Whole plant DW was obtained by adding the dry mass of all plant tissues for a given experimental unit. Nutrient content of each plant tissue was calculated by multiplying the DW of each tissue by its nutrient concentration. For each nutrient, whole plant concentration was calculated by adding the nutrient content in each tissue and dividing the sum by whole plant DW. Nutrient uptake efficiency (NUE) was calculated by dividing net uptake of each nutrient [i.e., difference in the total content of the nutrient at transplanting (day 0) and at 128 d after transplanting] by the quantity of that nutrient available from the medium (obtained from chemical analysis of each medium) and added during fertigation.

Data analysis.

Data were analyzed using RStudio (version 0.99.903; RStudio INC., Boston, MA) running R (version 3.3.1; R Core Team, 2016). For DW, NUE, and nutrient concentration data, linear polynomial models were fit to account for the simplex-lattice design and estimate the effect of each ingredient proportion using the ‘lm’ function (Scheffé, 1958); the commercial mix treatment was excluded from the analysis. One plant died in a pot filled with a 2:1 mix of peat and bark before the second harvest date (due to an accidental loss of irrigation) and, therefore, was also removed from the analysis. Spearman rank order correlation (R) was used to estimate correlative relationships of physical and chemical properties of the media mixtures with individual media proportions and plant DW at 72 and 128 d after transplanting using Statistical analytical software system (Version 13; Dell, Inc., Tulsa, OK). Comparisons between all treatments and the commercial control were done using the PROC MIXED procedure in SAS (v. 9.4; SAS Institute Inc., Cary, NC) and the Duncan-Hsu adjustment for multiple group comparisons. Data from pour-through leachate and ion-selective membrane probes were analyzed using a linear mixed model (package “nlme”), and all pairwise comparisons were made using Tukey’s honestly significant difference test at the 0.05 level in the “lsmeans” package (Lenth, 2016; Pinheiro et al., 2016).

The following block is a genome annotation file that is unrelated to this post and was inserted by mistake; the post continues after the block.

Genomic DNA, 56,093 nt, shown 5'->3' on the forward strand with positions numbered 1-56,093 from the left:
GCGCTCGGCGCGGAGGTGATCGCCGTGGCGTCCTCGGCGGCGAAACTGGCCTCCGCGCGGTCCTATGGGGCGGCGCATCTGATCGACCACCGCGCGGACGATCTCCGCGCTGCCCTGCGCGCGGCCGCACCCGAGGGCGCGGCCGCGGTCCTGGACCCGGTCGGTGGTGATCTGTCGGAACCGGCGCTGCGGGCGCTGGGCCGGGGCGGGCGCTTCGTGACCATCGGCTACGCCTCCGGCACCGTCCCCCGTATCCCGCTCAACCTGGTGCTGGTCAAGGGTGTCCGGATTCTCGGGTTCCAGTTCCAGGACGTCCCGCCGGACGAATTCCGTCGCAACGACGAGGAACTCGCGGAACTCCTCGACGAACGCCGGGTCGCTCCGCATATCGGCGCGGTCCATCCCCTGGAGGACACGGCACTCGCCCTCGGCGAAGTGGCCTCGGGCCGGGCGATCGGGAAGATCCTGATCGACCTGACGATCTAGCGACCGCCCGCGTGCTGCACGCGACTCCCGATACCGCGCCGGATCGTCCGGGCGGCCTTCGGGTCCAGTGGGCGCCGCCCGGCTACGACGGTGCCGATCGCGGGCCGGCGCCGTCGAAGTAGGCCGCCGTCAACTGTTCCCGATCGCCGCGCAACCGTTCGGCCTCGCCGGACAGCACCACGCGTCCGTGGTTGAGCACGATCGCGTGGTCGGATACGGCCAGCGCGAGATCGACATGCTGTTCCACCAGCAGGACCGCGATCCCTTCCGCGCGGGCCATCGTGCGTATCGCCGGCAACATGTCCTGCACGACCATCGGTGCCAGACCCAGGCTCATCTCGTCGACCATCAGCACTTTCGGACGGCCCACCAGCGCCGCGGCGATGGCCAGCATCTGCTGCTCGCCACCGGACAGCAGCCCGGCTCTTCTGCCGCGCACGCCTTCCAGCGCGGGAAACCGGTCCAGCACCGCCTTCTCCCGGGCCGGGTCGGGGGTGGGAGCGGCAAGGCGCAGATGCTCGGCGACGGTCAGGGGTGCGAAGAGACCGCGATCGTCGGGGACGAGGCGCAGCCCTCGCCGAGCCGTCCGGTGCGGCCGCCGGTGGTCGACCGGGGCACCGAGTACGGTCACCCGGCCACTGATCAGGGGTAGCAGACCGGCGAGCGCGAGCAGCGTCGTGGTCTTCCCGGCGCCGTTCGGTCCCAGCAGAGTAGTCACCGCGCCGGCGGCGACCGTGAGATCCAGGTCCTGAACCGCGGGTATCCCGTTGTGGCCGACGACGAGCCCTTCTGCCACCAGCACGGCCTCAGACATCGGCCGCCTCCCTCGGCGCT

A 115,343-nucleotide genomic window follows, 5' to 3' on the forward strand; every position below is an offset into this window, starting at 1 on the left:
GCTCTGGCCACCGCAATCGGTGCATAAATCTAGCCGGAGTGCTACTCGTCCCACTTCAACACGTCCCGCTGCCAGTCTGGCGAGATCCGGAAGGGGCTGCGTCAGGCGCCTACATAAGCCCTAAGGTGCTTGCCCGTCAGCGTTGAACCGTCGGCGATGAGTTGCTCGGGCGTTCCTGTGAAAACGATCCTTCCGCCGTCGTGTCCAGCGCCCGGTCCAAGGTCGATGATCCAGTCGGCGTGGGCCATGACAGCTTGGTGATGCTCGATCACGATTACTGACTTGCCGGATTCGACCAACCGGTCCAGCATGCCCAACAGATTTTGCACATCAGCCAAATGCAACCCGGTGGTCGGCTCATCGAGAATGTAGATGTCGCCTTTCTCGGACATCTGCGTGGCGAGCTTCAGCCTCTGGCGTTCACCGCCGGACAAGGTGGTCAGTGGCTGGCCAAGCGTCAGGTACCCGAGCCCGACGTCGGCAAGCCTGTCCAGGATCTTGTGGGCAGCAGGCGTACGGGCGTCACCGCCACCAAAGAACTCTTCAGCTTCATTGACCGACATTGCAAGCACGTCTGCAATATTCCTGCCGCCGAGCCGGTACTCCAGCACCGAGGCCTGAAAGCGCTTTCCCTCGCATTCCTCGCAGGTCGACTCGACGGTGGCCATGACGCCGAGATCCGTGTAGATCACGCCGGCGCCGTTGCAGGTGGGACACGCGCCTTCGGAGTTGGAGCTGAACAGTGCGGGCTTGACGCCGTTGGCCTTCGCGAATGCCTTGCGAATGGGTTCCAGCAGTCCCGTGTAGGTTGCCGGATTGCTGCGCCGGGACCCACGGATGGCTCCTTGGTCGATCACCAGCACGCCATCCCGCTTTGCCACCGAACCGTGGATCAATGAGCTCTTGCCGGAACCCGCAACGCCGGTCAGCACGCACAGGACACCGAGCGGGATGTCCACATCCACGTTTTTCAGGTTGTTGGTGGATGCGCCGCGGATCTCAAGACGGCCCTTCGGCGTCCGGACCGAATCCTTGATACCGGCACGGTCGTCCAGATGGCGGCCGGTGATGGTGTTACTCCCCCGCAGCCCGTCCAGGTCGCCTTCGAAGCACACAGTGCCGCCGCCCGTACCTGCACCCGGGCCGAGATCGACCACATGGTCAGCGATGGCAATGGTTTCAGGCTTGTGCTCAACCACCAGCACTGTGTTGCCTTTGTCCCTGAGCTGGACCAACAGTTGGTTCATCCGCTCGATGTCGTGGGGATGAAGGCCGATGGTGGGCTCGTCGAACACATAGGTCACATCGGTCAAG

Results

Initial media composition.